VIENNA (Reuters) - Spain would have to apply for a rescue package before qualifying for inclusion in the European Central Bank’s plan to buy debt of struggling euro zone members, ECB policymaker Ewald Nowotny said.
Nowotny told Austria’s Profil weekly that it was up to individual countries to ensure the ECB’s bond-buying plan helps to overcome the euro zone’s sovereign debt crisis.
“This can be an effective instrument to contain the crisis and stabilize expectations. But politics has to play along so that this instrument can be deployed positively,” he said in the magazine interview.
“This is the only way to convince markets. If for instance Spain does not slip into the (euro zone) safety net, we cannot help,” said Nowotny, head of the Austrian central bank.
Spain on Friday cleared another hurdle towards seeking external aid to finance its debts by announcing it would present by the end of September a new round of economic reforms, based on recommendations from the European Union.
Senior European sources said the new measures would probably become an economic program which Spain will have to implement in return for receiving support from the euro zone rescue funds and the European Central Bank to lower its borrowing costs.
Spain has accepted a European credit line of up to 100 billion euros to prop up its ailing banks as it seeks to avoid a full-blown bail-out which the euro zone would struggle to afford.
However, most analysts and policymakers believe it is only a matter of time before Spain will require more international help to lower its punishing borrowing costs.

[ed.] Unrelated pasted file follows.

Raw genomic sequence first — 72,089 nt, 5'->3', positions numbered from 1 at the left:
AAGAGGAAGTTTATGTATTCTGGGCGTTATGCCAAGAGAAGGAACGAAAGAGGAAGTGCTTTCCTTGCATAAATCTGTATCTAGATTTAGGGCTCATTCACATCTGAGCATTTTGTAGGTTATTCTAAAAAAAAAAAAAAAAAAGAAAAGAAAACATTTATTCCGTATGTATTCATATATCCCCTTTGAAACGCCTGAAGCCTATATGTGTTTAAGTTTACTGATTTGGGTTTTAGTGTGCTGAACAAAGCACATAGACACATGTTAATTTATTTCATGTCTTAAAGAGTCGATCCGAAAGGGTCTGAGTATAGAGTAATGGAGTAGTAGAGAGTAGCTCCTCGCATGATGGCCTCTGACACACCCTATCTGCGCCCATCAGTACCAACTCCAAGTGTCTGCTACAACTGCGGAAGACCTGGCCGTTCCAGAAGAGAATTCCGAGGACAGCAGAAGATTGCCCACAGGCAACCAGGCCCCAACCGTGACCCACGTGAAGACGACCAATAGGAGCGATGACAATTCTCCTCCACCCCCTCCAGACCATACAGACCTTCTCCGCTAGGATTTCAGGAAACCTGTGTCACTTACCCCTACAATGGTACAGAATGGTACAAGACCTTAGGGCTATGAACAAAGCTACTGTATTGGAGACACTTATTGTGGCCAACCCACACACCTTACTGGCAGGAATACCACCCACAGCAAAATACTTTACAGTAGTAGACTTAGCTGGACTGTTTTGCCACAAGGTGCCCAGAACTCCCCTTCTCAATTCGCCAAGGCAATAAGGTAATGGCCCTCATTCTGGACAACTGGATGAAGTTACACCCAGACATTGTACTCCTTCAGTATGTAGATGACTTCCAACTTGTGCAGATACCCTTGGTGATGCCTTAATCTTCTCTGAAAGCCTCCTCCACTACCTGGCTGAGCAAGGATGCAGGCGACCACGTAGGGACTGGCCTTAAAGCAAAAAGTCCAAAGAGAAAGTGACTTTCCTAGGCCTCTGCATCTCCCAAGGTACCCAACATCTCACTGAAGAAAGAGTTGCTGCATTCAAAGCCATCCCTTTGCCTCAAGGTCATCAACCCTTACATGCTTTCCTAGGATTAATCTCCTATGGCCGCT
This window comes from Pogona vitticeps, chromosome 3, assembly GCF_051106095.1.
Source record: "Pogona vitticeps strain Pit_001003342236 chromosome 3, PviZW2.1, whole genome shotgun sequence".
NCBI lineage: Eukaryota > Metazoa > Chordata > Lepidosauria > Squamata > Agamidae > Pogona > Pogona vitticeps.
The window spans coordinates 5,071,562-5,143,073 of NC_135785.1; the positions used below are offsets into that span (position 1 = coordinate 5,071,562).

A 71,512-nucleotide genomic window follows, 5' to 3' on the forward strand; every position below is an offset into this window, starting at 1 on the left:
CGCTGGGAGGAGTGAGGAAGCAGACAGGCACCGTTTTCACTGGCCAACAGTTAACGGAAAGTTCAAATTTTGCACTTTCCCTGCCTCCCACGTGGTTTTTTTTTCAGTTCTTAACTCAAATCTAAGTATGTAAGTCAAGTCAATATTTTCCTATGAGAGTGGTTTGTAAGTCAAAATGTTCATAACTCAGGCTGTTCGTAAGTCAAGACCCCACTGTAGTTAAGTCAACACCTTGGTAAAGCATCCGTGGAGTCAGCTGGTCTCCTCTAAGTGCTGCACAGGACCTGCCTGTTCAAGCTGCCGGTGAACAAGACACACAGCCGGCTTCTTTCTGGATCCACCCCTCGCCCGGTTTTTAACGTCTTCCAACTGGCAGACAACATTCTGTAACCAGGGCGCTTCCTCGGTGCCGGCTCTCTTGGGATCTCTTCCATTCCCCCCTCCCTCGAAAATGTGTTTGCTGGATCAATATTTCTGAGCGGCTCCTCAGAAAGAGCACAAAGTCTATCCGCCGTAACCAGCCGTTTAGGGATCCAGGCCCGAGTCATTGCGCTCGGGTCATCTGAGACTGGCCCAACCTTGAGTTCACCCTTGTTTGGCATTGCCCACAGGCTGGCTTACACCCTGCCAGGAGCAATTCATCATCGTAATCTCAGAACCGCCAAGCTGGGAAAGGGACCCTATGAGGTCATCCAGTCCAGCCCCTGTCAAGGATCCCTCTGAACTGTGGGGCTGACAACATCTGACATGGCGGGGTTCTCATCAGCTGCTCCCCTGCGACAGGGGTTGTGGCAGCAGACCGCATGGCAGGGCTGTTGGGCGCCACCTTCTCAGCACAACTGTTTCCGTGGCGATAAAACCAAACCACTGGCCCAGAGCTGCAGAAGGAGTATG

Nowotny also questioned the wisdom of awarding equal voting rights to all national central bank governors in the ECB Governing Council, suggesting big countries should have more say.
His comments to Profil at the weekend were published after the head of Germany’s influential Bundesbank was outvoted when the ECB agreed this month to buy bonds of debt-laden euro zone members that sought an international rescue.
“We always seek consensus. There are few cases where that is not the case, and then it can come to a vote. You cannot see as unproblematic that every governor has the same vote,” Nowotny was quoted as saying in the magazine.
Nowotny drew a distinction with the system at the International Monetary Fund, where votes are weighted by countries’ capital contributions.
Nowotny said it was not up to him to change the ECB voting system, which is set by European treaty, but asked his opinion he said: “I think - myself a citizen of a small country - that taking different economic weightings into consideration generally helps stability, especially in economic issues.”
Reporting by Michael Shields; Editing by Anthony Barker